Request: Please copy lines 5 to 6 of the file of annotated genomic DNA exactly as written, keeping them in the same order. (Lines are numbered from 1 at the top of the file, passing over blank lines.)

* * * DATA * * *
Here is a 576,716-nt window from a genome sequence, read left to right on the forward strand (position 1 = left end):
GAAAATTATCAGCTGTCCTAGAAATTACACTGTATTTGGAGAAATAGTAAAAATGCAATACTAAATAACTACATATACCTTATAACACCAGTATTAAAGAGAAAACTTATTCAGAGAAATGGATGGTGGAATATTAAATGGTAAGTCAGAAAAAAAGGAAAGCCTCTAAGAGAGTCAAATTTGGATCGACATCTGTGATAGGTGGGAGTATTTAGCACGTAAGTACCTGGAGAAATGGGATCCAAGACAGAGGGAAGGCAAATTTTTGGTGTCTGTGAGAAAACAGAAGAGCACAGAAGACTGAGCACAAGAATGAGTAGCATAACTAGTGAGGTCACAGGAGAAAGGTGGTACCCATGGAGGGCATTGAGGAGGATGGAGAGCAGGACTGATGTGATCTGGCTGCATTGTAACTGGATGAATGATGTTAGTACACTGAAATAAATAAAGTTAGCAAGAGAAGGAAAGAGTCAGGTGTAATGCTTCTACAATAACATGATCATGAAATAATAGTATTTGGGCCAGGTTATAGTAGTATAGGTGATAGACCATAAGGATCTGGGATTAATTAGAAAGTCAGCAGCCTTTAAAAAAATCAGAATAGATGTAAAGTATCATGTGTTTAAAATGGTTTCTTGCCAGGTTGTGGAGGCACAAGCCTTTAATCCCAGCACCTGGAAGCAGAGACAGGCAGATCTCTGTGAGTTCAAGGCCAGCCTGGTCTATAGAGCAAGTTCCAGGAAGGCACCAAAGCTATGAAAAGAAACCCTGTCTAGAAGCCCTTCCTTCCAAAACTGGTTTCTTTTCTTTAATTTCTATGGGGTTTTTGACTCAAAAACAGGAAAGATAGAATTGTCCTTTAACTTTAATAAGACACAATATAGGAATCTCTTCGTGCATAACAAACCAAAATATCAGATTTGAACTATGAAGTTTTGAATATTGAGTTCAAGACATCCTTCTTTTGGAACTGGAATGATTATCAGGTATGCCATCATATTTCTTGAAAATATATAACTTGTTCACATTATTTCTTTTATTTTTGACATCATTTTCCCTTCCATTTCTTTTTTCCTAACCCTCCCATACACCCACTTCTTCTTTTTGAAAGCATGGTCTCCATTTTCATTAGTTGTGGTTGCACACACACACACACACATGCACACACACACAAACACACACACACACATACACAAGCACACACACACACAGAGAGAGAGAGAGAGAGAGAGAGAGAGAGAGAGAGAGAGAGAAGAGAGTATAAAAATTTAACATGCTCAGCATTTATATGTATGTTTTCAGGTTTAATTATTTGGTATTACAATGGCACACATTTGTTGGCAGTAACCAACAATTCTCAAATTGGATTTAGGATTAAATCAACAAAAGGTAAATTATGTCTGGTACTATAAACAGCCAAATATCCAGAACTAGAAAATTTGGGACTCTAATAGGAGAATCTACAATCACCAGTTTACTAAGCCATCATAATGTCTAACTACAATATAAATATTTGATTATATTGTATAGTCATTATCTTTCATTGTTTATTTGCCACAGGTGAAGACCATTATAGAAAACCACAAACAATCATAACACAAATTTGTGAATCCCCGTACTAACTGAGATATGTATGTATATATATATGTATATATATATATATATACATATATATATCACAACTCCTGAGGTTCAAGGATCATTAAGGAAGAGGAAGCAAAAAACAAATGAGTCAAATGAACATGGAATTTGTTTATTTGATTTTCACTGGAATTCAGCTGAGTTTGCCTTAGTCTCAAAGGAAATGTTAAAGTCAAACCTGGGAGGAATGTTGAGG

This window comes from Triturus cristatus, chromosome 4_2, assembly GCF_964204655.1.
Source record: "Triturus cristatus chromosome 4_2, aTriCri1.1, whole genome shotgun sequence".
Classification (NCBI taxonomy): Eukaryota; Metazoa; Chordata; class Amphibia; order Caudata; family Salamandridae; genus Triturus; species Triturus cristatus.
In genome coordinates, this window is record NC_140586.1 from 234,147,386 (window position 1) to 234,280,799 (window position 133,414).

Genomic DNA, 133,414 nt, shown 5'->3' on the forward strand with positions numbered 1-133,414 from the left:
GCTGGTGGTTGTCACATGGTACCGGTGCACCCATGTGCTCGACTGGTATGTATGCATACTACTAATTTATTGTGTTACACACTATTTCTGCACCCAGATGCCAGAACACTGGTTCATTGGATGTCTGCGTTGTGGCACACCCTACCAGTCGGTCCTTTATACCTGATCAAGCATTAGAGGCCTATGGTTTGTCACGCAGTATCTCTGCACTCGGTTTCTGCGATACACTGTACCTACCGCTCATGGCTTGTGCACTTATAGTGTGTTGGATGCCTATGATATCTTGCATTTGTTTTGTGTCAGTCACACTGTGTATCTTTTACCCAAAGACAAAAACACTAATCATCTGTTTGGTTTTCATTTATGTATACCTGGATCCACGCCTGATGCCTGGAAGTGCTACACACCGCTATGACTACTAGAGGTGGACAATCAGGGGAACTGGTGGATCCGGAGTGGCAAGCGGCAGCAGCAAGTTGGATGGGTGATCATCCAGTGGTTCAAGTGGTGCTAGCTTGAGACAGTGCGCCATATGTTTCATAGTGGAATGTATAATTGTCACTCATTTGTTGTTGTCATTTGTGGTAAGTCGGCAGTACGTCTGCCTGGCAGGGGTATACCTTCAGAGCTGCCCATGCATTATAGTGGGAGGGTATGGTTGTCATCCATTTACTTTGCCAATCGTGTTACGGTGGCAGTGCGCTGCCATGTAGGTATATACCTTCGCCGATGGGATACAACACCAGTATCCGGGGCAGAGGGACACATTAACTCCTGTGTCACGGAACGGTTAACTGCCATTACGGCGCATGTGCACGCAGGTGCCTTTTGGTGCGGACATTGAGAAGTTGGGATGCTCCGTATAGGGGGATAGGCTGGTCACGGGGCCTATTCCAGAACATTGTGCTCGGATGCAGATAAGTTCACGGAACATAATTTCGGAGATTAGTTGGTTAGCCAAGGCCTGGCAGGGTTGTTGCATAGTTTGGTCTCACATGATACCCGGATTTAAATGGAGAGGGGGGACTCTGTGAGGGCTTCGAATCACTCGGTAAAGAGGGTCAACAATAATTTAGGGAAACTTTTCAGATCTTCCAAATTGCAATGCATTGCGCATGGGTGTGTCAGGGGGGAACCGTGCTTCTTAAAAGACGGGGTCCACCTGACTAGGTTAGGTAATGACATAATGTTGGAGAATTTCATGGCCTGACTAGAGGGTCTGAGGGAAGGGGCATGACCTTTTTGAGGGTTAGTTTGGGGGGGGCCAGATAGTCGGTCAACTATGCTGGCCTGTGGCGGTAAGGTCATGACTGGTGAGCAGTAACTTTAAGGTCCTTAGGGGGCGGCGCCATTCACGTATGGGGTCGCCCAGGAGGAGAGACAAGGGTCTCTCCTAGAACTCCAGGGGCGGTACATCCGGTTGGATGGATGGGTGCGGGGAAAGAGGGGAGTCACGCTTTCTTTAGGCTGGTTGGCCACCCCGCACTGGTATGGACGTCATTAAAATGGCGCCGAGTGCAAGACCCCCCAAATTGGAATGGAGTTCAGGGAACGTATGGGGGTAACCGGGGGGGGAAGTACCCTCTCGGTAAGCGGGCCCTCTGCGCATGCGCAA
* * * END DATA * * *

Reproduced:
Classification (NCBI taxonomy): Eukaryota; Metazoa; Chordata; class Amphibia; order Caudata; family Salamandridae; genus Triturus; species Triturus cristatus.
In genome coordinates, this window is record NC_140586.1 from 234,147,386 (window position 1) to 234,280,799 (window position 133,414).